Just WONDER-ing: What do you think the purpose of a funeral is? How should respect be paid to the dearly departed at this type of a service? Have you envisioned how your funeral will be? How you’d like it to be?

8 thoughts on “Funeral For A Friend

  1. Great article!! We do need to reflect more on how those that have left us impacted our lives and society as a whole.


  2. Thought-provoking and timely post.
    A funeral should be a celebration of the departed one’s most meaningful contributions and a reminder to those remaining to make their own.


  3. I missed both funeral intentionally k owing how they would be because of how we are in a society right now about all the issues you mentioned quote well. For me, I want to be cremated and I want all four verses if How Great Thou Art sung. I want it to be a celebration as much as possible. That’s pretty much it in a nutshell. Enjoyed reading this!!!


    1. Thanks for reading, Tammy. I want to be cremated as well and to have “I Can Only Imagine” sung. I won’t have to imagine at that point, but I want those attending the funeral to be thinking about that for themselves.


  4. I want my funeral to be an occasion for family and friends to gather and celebrate the life that I lived and the memories that I hope many cherish. I want someone to mention that I was a Barnabas, an encourager. I want someone to mention that I never lived a day in my life that I did not laugh, long and loud. I want folks to look at the photo slideshow and say ‘Steve sure did love his family, all of them.”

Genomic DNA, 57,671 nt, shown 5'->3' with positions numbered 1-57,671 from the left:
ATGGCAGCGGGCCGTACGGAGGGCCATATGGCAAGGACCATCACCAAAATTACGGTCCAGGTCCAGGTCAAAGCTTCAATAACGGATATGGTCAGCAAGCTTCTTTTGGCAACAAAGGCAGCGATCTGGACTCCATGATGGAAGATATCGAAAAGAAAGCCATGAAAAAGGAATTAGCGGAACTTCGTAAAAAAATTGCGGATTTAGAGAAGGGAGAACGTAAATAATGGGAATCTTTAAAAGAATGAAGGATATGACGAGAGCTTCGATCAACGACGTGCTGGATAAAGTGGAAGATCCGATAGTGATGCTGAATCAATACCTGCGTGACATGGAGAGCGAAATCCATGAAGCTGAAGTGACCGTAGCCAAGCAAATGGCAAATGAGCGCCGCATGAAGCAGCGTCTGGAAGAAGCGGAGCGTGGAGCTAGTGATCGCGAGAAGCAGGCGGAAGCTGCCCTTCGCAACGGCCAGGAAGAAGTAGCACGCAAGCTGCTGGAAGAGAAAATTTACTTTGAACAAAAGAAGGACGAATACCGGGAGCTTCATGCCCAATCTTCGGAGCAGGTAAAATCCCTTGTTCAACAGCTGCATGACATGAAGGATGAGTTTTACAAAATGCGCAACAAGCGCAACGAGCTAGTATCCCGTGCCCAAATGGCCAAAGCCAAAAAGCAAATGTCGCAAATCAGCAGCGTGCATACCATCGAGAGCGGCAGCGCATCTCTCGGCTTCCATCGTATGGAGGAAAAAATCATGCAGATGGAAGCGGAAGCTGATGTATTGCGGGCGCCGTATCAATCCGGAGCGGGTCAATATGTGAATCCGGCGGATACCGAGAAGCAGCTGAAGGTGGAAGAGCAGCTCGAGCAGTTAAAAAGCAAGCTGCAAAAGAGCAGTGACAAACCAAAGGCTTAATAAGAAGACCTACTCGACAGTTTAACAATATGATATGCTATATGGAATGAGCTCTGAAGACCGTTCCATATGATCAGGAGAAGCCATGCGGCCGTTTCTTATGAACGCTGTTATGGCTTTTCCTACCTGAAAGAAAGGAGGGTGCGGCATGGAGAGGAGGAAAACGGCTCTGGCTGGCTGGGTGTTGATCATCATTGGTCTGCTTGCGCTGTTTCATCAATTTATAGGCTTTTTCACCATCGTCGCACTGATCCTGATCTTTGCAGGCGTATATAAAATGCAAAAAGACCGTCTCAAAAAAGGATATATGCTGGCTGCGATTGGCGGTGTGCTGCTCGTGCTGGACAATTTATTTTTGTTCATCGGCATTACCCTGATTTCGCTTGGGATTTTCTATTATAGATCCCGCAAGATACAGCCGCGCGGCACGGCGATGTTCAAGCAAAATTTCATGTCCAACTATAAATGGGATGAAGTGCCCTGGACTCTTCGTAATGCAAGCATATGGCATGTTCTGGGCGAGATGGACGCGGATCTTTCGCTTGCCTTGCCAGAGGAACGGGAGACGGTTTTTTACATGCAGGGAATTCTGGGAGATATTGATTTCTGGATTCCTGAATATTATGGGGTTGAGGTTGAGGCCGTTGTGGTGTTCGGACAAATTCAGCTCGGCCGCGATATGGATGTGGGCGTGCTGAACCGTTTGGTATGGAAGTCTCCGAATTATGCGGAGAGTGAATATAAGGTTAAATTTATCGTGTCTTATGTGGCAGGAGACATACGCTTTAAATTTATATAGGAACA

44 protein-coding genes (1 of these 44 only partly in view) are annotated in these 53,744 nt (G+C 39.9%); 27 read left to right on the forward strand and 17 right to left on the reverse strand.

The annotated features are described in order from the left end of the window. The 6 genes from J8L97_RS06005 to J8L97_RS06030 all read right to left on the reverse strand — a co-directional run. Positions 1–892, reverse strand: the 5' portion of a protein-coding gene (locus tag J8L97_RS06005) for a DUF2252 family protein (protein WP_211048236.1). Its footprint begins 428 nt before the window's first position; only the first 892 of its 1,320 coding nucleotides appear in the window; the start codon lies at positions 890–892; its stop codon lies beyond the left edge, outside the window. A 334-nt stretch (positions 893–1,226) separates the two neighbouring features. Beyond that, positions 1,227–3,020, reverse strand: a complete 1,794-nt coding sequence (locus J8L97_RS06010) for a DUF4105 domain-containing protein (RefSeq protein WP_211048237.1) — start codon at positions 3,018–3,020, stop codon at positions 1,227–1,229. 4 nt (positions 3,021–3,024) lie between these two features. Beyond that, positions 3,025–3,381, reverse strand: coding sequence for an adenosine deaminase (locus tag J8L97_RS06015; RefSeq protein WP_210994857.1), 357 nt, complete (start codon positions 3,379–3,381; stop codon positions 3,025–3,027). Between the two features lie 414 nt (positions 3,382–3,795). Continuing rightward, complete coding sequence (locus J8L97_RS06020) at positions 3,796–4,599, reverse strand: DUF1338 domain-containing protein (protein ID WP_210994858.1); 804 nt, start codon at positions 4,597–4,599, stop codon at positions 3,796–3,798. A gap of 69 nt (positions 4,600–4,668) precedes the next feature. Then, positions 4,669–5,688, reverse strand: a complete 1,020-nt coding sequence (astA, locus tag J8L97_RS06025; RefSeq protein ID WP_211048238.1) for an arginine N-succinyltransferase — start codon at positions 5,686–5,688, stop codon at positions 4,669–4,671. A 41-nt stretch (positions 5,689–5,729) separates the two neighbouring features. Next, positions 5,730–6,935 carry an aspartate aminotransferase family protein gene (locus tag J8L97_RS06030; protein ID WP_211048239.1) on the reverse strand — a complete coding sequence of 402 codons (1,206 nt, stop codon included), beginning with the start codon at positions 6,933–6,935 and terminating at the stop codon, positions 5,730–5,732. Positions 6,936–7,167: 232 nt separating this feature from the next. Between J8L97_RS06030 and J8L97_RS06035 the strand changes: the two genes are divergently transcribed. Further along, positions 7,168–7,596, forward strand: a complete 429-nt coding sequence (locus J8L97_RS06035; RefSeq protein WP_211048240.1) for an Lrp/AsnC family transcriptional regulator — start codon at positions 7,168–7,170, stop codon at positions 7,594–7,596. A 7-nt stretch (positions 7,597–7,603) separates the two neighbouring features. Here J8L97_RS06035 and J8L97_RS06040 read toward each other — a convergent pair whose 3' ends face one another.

1. Thanks for reading, Steve. If I am at your service, I would definitely mention your love for writing and dedication to doing it consistently and well!


  5. I hope that most of my body can be given to living people, for I am an organ donor. What ever is left of my body, for all I care, can be left as food for worms. Don’t spend good money on a used up discarded body. As for the celebration of my departure I hope my friends and family, can remember me with a little kindness, a little humor, and a lot of forgiveness.